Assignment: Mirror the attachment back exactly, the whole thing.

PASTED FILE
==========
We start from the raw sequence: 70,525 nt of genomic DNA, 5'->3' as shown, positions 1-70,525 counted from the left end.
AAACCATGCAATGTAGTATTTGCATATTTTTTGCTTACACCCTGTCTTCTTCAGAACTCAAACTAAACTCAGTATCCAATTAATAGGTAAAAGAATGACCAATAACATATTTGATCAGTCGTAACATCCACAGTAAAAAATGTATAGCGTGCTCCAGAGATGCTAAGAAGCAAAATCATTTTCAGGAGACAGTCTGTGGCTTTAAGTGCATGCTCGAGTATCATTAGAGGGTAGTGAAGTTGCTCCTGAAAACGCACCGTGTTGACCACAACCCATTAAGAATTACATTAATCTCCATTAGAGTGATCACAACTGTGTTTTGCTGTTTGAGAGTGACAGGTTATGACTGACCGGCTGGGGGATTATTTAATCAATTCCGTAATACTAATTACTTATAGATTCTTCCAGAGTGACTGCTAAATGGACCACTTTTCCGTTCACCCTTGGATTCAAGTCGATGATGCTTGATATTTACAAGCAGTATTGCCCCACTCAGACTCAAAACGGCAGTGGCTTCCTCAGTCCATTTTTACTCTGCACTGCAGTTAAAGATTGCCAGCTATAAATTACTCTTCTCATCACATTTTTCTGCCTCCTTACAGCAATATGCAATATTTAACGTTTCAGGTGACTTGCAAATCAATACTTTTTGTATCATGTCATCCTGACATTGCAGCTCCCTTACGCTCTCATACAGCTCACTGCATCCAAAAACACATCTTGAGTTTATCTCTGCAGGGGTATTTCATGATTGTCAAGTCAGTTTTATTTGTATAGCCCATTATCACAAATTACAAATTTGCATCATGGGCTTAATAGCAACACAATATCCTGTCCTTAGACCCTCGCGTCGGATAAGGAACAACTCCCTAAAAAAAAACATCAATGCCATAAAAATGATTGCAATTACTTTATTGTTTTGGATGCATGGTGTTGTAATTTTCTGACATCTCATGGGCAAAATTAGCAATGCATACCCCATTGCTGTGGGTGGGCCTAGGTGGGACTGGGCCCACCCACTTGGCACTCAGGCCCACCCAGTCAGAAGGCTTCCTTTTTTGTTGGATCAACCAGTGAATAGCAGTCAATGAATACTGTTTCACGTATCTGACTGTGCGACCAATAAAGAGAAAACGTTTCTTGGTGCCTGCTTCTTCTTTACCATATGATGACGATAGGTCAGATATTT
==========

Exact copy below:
We start from the raw sequence: 70,525 nt of genomic DNA, 5'->3' as shown, positions 1-70,525 counted from the left end.
AAACCATGCAATGTAGTATTTGCATATTTTTTGCTTACACCCTGTCTTCTTCAGAACTCAAACTAAACTCAGTATCCAATTAATAGGTAAAAGAATGACCAATAACATATTTGATCAGTCGTAACATCCACAGTAAAAAATGTATAGCGTGCTCCAGAGATGCTAAGAAGCAAAATCATTTTCAGGAGACAGTCTGTGGCTTTAAGTGCATGCTCGAGTATCATTAGAGGGTAGTGAAGTTGCTCCTGAAAACGCACCGTGTTGACCACAACCCATTAAGAATTACATTAATCTCCATTAGAGTGATCACAACTGTGTTTTGCTGTTTGAGAGTGACAGGTTATGACTGACCGGCTGGGGGATTATTTAATCAATTCCGTAATACTAATTACTTATAGATTCTTCCAGAGTGACTGCTAAATGGACCACTTTTCCGTTCACCCTTGGATTCAAGTCGATGATGCTTGATATTTACAAGCAGTATTGCCCCACTCAGACTCAAAACGGCAGTGGCTTCCTCAGTCCATTTTTACTCTGCACTGCAGTTAAAGATTGCCAGCTATAAATTACTCTTCTCATCACATTTTTCTGCCTCCTTACAGCAATATGCAATATTTAACGTTTCAGGTGACTTGCAAATCAATACTTTTTGTATCATGTCATCCTGACATTGCAGCTCCCTTACGCTCTCATACAGCTCACTGCATCCAAAAACACATCTTGAGTTTATCTCTGCAGGGGTATTTCATGATTGTCAAGTCAGTTTTATTTGTATAGCCCATTATCACAAATTACAAATTTGCATCATGGGCTTAATAGCAACACAATATCCTGTCCTTAGACCCTCGCGTCGGATAAGGAACAACTCCCTAAAAAAAAACATCAATGCCATAAAAATGATTGCAATTACTTTATTGTTTTGGATGCATGGTGTTGTAATTTTCTGACATCTCATGGGCAAAATTAGCAATGCATACCCCATTGCTGTGGGTGGGCCTAGGTGGGACTGGGCCCACCCACTTGGCACTCAGGCCCACCCAGTCAGAAGGCTTCCTTTTTTGTTGGATCAACCAGTGAATAGCAGTCAATGAATACTGTTTCACGTATCTGACTGTGCGACCAATAAAGAGAAAACGTTTCTTGGTGCCTGCTTCTTCTTTACCATATGATGACGATAGGTCAGATATTT